A Ramones biopic — that being a film that sounds inherently cartoonish in the first place — would be nothing without the band’s music and the leeway to find great talent. An independent production based on the book I Slept with Joey Ramone, written by Joey’s brother Mickey Leigh and punk chronicler Legs McNeil (to be published this December), has slowly been gaining ground. But now Fox Searchlight is negotiating a buy-in, which could change a lot of things.
THR reports the deal, and rightly suggests that Fox Searchlight’s clout could give the movie some momentum. Producer Rory Rosegarten has been going it alone for a while, negotiating rights buys for both the book and the music of the Ramones. That’s one place where the Fox Searchlight buy-in could get complicated; any studio/distributor is going to be wary of rights deals negotiated by someone else. And if you’re telling the story of the Ramones from the beginning, realistically it would be useful to have the rights to a lot of other early punk bands as well. Because of the expense involved there (ironic now how a subculture once dismissed as trash now costs a fortune to license) I’d expect this film to be a tunnel-vision view of the band.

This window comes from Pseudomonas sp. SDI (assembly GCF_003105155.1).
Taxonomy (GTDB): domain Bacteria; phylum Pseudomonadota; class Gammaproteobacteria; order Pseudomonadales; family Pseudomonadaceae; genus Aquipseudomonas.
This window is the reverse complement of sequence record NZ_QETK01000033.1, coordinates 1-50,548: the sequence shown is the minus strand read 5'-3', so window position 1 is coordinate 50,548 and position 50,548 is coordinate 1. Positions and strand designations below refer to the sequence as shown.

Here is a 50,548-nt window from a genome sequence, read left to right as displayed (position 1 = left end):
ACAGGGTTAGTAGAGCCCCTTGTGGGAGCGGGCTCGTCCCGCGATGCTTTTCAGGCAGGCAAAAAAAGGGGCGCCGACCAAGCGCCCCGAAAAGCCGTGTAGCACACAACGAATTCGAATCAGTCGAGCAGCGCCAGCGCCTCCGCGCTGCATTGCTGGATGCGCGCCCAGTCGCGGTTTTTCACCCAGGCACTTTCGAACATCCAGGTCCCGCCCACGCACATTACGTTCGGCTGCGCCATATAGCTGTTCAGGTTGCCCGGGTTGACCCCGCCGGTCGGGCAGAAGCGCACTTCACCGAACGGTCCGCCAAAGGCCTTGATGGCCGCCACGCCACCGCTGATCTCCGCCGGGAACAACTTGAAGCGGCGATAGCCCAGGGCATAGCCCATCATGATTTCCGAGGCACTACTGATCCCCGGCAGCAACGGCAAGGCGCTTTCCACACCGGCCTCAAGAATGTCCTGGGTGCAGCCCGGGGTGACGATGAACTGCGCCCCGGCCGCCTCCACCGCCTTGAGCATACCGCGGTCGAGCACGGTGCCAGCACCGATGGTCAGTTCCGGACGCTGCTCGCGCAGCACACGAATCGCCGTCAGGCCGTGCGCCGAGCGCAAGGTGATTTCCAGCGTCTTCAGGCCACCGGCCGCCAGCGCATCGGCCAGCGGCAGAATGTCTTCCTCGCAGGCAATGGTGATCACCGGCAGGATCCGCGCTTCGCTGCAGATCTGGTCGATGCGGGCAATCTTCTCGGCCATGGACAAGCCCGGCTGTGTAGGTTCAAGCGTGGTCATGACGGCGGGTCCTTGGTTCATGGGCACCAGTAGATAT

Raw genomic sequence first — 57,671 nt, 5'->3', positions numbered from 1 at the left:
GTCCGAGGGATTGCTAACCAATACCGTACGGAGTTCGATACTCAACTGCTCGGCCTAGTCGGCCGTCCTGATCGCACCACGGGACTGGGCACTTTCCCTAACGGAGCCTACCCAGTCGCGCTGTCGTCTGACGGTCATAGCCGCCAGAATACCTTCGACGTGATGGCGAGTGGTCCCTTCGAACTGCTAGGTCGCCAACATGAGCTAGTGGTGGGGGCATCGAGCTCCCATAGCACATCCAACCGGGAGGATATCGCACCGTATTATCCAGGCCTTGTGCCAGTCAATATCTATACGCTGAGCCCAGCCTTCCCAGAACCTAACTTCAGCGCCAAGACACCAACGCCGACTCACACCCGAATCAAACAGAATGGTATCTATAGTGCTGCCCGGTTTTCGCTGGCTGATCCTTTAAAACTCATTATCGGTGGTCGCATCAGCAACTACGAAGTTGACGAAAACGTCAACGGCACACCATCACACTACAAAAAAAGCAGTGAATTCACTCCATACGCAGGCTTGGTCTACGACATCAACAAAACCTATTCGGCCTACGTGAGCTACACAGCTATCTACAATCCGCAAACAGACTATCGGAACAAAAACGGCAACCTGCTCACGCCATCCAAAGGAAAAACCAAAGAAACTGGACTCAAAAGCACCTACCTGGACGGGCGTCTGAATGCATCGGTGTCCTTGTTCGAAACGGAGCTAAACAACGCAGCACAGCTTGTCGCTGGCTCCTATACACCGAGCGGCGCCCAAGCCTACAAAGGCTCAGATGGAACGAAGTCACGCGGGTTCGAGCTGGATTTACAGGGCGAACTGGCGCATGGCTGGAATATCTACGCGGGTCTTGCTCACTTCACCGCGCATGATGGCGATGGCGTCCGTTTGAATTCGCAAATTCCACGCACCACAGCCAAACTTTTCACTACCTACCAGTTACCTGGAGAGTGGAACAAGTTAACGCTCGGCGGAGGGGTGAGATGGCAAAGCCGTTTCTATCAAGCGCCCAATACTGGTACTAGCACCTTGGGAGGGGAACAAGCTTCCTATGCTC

And honestly, I’d be perfectly happy if the Ramones stayed off the biopic bus. They’re goofy enough when playing themselves (see Rock’n’Roll High School) and I can’t imagine the level of caricature that might be witnessed should we find Nic Cage in a shaggy bowl cut impersonating Joey Ramone. The band earned a lot of cred and dignity through sheer force of will and staying power, and I’d rather just stick with the good but not great documentary End of the Century. (Then again, I would have said I’d rather not see a Joy Division biopic, either, and Control did a great job with Ian Curtis. So…)
As THR synopsizes:
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John Cummings, Jeffrey Hyman, Thomas Erdelyi and Douglas Colvin were the four key members of the Ramones, going by the names Johnny, Joey, Tommy and Dee Dee Ramone. Formed in Queens, NY, in 1974, the four (unrelated) musicians became cult symbols and fathers of the punk movement, attaining little commercial airplay but heavily influencing modern music with songs like “I Wanna Be Sedated,” “Blitzkrieg Bop,” “Rockaway Beach” and “I Wanna Be Your Boyfriend”.